Marine Solar Power Calculator RoundUP – Solar Sporting Goods

Marine Solar Power Calculator RoundUP

Solar Power Calculator for Off Grid Mariners

Attention all marine enthusiasts!!  You know you love the water. You know you hate a dead battery. Warm drinks out on the bay spoils the fun. Use this handy calculator to estimate how much solar power you need to stay charged out on the water until the wee hours of the day are over.

The Amps listed below are estimates for typical electronic gear and appliances. You may alter the amp number to suit your actual appliances and equipment. Then, enter the number of hours, or fraction thereof as a decimal, that you estimate using those items during a typical day out on the water. Scroll down to "calculate" your estimated solar panel watt requirements.

The default below is set to 5 hours of direct peak sunlight per day, and you may also edit this data field as needed. You may get more or less direct sunlight, depending on your geographic location.

Marine Solar Panel Size Calculator

Appliance Amps (at 12VDC) Daily Use (hrs/day)
Bilge Pumps
GPS
TV & DVR
VHF (receive)
VHF (transmit)
Instruments
AutoPilot
Medium Fridge
Stereo
Anchor Light
Laptop Computer
Total AmpHours per Day: 0

 

AmpHours used per day

0

Hours of Direct Sunlight per day
Minimum Watts Required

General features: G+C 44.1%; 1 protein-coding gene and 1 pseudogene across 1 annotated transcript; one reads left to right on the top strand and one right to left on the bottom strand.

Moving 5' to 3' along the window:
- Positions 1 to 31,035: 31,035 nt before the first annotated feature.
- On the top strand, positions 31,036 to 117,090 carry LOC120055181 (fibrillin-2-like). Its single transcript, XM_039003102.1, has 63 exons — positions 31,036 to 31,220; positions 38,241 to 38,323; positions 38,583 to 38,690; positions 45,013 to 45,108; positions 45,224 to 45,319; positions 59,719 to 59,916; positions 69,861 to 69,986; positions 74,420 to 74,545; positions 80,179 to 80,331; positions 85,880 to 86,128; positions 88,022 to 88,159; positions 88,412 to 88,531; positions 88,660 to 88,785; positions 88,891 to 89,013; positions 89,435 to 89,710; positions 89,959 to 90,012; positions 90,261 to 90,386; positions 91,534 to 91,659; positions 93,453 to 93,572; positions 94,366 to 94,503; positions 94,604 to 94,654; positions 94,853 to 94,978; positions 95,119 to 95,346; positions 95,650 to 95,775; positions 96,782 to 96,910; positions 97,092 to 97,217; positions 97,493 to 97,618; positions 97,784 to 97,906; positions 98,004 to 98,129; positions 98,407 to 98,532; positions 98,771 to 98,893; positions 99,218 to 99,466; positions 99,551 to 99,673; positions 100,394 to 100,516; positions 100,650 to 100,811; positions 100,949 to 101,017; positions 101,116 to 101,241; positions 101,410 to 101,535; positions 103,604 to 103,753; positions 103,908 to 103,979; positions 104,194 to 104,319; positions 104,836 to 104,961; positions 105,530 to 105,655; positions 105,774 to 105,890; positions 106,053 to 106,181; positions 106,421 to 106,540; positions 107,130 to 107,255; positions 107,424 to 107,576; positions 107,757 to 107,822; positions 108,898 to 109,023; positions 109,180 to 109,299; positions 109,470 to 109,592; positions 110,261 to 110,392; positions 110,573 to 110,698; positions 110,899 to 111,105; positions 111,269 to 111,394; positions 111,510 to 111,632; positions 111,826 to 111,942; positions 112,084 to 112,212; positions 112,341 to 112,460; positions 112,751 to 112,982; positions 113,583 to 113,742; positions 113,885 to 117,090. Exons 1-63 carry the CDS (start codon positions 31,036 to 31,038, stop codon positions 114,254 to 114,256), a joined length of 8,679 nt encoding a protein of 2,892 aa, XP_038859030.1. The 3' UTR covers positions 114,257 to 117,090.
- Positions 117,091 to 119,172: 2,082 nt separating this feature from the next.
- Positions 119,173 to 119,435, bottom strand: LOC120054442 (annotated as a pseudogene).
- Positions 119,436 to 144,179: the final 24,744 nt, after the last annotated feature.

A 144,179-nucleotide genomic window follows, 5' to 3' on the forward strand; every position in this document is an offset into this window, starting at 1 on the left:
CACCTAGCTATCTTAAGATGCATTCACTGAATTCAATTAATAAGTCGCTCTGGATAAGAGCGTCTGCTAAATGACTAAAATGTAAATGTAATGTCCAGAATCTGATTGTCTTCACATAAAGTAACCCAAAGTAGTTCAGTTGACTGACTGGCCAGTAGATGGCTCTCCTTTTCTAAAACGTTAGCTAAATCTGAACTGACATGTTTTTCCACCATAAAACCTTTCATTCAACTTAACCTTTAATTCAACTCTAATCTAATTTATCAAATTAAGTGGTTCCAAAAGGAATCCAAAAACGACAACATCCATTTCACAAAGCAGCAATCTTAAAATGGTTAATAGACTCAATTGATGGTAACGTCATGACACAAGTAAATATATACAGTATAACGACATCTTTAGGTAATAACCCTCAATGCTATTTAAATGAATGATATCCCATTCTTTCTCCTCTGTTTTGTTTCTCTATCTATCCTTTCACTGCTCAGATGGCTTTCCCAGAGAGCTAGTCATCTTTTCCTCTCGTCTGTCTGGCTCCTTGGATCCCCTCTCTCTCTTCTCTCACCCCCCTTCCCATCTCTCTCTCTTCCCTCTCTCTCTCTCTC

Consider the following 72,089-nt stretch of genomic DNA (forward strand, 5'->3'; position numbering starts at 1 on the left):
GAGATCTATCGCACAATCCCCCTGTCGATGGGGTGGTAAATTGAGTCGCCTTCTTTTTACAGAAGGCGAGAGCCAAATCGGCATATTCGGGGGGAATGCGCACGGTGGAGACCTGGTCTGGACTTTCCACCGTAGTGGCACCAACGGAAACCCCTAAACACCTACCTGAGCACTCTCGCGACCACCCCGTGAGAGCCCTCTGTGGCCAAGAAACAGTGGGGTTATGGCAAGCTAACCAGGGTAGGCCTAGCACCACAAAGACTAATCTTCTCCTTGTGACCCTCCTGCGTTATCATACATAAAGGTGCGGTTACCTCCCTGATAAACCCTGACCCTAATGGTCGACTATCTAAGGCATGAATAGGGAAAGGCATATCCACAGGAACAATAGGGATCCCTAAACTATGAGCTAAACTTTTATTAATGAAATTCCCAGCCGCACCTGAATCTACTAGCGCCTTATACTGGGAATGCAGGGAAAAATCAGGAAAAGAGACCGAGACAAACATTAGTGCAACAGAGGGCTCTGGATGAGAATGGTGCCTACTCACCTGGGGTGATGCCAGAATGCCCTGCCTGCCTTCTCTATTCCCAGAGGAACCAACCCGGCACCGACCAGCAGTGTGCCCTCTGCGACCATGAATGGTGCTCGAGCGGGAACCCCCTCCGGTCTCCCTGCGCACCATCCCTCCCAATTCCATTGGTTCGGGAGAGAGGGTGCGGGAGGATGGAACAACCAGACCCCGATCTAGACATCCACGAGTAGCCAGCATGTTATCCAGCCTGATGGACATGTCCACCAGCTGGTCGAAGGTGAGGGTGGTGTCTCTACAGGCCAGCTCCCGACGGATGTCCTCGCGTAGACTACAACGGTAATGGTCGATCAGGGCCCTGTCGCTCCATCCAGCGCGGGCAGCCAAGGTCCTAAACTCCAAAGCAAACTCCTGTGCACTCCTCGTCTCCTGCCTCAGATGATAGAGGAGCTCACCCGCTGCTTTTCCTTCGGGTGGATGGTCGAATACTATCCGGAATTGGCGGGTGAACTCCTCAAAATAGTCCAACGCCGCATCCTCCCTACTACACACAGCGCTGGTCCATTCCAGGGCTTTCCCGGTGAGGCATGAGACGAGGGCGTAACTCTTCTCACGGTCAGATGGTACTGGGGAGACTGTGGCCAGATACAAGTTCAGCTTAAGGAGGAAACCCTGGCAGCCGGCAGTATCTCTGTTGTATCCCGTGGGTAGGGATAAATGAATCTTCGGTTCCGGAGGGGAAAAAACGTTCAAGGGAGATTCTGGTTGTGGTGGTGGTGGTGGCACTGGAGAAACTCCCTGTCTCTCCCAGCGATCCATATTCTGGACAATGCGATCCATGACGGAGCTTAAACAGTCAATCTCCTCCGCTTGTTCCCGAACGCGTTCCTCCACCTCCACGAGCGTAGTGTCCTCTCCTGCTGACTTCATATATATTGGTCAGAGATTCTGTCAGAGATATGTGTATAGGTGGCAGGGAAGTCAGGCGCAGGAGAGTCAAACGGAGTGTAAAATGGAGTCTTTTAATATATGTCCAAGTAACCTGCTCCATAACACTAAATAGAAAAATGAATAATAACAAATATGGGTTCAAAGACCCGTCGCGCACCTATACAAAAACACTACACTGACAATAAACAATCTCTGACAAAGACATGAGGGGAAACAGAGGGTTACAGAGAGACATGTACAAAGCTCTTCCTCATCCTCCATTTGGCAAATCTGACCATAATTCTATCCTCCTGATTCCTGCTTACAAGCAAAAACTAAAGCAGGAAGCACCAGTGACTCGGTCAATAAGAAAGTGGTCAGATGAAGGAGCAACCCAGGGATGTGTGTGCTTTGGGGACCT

0

Recommended Panel Size (add 20%)

0

 

To identify the number of peak sun hours you can expect, determine the solar irradiance figure (kWh/m2/day) for your geographic location by using the interactive photovoltaic map provided by National Renewable Energy Laboratory (NREL), US Department of Energy. This will give you specific peak hours for a given month in your geographic location. Or, if annual average peak sun hours is sufficient for your estimates, review the NREL national photovaltaic map.

Now, cross-check your panel size estimate from the calculator vis-a-vie your marine on-board battery equipment. Calculate how many total watts of energy per day that you can get from your panels. Multiple your solar irradiance figure (kWh/m2/day) by 75% to account for inefficiencies during the charge process, and then multiply that figure by the total wattage of your solar panel.

Let’s look at one example with 180W of solar power in Miami, FL.

5.3kWh/m2/day x .75 x 180W = 715.5W 

In this case, from your 180W panels, you can expect to realize approximately 715.5 watts per day of solar power to charge your on-board batteries, and/or run other equipment directly from solar during the day.

As an aside, LearningDirect provides a clear and simple YouTube video on the issue of calculating peak sun hours.